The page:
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World Health Organization: Democratic Republic of Congo is Ebola-free

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Ebola has officially been eradicated from the Democratic Republic of Congo, the World Health Organization declared Friday, even amid fresh concerns about the deadly virus in places like Sierra Leone and Mali.

The United Nations health agency cleared the DRC for Ebola because 42 days had passed since tests came back negative on the last person with the disease and there have been no other cases since.

The WHO credited the central African country’s leadership and effective coordination, including steps to monitor those with the disease and the people they had been in contact with, for the milestone. This marks the seventh Ebola outbreak in the DRC since the virus was first identified in 1976, the agency said.

The Democratic Republic of Congo has had 38 confirmed and 28 probable reported Ebola cases in recent months. Of those, 49 people — including eight health care workers — have died.

The DRC’s Ebola cases aren’t related to those in hard-hit West Africa, though they come at a time when many around the continent are dealing with the same disease. The DRC joins other countries, such as Nigeria and Senegal, that the WHO has declared Ebola-free in recent weeks.

This good news notwithstanding, Ebola remains a very real threat elsewhere, particularly in West Africa. And in some places, things are getting worse.

That includes Mali, where the first case of Ebola came from a 2½-year-old girl who’d crossed the border. Then there was a 70-year-old grand imam who came from Guinea to Bamako, where he died on October 27, prompting authorities to try to track down hundreds who were in contact with him.

U.N. Secretary-General Ban Ki-moon called “the new trail of transmissions in Mali … a cause of deep concern,” announcing that WHO Director-General Dr. Margaret Chan will head to the country to assist officials there.

“We must smother this little fire, this little smoke before it gets out of control,” Chan said. “… I am confident that, if we work together as one, we will be able to bring this outbreak under control.”

Six Ebola cases have been reported so far in Mali. Contrast that with Liberia, Sierra Leone and Guinea, home to the vast majority of more than 15,000 Ebola cases and over 5,000 deaths in recent months, according to a WHO report out Friday.

French President Francois Hollande plans to spend November 28-30 in that stricken region — including a visit to Guinea, a former French colony — to address how to combat the virus, the Elysee Palace announced Friday.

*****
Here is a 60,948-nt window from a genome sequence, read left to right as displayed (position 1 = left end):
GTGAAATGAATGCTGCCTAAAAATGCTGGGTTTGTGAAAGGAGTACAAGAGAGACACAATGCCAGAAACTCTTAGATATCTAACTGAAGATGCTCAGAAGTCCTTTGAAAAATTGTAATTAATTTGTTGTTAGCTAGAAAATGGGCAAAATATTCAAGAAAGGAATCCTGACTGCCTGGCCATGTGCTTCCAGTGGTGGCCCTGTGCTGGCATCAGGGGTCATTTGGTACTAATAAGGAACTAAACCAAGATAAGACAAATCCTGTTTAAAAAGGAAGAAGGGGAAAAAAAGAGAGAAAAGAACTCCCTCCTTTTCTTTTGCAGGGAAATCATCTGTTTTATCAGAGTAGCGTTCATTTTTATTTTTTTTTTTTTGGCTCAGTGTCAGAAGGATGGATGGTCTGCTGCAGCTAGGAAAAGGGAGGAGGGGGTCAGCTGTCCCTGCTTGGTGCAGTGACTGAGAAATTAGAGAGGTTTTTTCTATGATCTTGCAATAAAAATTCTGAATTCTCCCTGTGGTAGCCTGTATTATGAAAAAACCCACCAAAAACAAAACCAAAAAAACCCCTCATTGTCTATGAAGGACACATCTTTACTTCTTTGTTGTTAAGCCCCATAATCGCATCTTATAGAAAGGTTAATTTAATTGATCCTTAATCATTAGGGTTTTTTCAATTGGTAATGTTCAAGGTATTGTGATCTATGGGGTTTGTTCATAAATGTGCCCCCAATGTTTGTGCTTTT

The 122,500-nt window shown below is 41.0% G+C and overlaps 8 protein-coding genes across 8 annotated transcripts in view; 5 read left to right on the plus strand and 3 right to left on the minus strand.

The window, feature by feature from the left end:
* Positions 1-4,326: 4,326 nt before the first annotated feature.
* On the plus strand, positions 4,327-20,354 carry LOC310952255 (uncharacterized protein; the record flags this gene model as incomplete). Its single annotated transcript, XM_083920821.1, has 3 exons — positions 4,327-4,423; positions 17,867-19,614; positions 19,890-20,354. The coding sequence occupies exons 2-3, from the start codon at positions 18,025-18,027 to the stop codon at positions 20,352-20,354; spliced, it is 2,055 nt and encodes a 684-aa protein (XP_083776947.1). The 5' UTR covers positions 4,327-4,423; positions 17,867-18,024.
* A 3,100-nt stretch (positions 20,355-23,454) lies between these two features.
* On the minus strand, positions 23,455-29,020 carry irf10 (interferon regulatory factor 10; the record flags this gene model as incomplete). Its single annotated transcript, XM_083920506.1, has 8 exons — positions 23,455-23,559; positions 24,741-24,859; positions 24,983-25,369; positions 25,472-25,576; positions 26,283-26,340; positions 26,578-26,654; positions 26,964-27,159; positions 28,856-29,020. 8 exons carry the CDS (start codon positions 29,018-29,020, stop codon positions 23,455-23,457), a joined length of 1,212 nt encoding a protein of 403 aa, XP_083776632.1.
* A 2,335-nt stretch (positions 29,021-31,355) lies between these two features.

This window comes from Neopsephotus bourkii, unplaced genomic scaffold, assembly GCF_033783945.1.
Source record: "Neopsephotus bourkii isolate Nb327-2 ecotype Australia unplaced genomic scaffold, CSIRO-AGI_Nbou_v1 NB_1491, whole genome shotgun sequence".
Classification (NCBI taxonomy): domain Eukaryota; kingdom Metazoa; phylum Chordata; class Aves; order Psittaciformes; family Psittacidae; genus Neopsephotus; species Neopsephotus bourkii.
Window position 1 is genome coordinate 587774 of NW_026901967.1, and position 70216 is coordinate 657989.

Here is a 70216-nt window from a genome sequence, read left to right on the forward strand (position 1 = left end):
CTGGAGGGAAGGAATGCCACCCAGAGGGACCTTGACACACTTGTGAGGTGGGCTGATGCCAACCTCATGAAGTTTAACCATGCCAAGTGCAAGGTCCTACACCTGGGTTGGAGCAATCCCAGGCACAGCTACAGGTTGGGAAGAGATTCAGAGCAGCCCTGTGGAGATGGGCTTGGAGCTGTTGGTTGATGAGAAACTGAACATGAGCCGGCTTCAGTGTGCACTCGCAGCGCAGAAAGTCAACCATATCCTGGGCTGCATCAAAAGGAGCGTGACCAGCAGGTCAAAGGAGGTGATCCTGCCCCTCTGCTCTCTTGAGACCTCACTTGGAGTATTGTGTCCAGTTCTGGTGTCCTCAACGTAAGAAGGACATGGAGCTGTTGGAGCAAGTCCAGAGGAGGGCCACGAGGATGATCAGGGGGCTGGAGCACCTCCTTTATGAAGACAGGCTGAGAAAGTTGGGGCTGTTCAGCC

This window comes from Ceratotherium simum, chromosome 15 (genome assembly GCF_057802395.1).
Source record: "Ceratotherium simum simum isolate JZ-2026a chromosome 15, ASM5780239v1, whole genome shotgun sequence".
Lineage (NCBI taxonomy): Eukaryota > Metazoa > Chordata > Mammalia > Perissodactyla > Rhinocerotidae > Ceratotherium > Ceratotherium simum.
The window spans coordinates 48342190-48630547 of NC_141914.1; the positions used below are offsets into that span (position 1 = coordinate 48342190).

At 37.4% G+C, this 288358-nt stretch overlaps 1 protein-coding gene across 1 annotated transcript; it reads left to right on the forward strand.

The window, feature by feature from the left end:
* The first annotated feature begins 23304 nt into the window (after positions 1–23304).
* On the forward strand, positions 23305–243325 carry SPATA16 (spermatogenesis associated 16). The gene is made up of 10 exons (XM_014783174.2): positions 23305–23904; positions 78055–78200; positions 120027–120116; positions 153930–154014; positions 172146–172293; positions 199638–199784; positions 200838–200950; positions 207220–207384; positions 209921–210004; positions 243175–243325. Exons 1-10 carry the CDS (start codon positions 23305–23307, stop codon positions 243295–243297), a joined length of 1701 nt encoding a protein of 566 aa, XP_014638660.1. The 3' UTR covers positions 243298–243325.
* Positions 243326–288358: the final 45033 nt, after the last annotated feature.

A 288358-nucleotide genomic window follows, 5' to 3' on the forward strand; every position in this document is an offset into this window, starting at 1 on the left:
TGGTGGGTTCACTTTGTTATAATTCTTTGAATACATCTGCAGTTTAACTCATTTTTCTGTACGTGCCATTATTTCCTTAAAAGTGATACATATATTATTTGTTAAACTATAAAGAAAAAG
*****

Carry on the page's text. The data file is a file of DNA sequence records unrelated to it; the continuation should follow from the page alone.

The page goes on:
France is giving more than $40 million to set up Ebola treatment centers in Guinea, as well as to send medical and related equipment to that and other West African nations.

Yet that’s just a fraction of what’s been requested to help fight the disease. The United Nations this year launched a $1 billion campaign to fight Ebola, but so far, it has fallen well short of that goal.

U.N Under-Secretary-General Kandeh Yumkella told CNN’s Richard Quest on Thursday that he is “cautiously optimistic” that Ebola will be brought under control, pointing, for example, to successes containing the disease in Liberia and increased awareness in some of the hardest-hit areas.

But he also said that “infection rates are increasing exponentially” in parts of Sierra Leone, particularly its capital of Freetown. The U.N. official said the future rests in part on what and how much the international community does to help corral the virus.

Talking about Freetown, the former Sierra Leone trade minister said, “If you look at the spike in the capital, we cannot afford one minute of complacence, whether locally or internationally.”

Chan echoed this view Friday for all areas now battling Ebola, saying “we must maintain our vigilance” given that for all the places where the outbreak appears to be stabilizing, new cases are still popping up elsewhere.

But if the international community, local leaders and the residents of Africa do their part, Ban said, there’s hope that Ebola can be beaten.

“If we continue to accelerate our response,” the U.N. leader said, “we can contain and end the outbreak by the middle of next year.”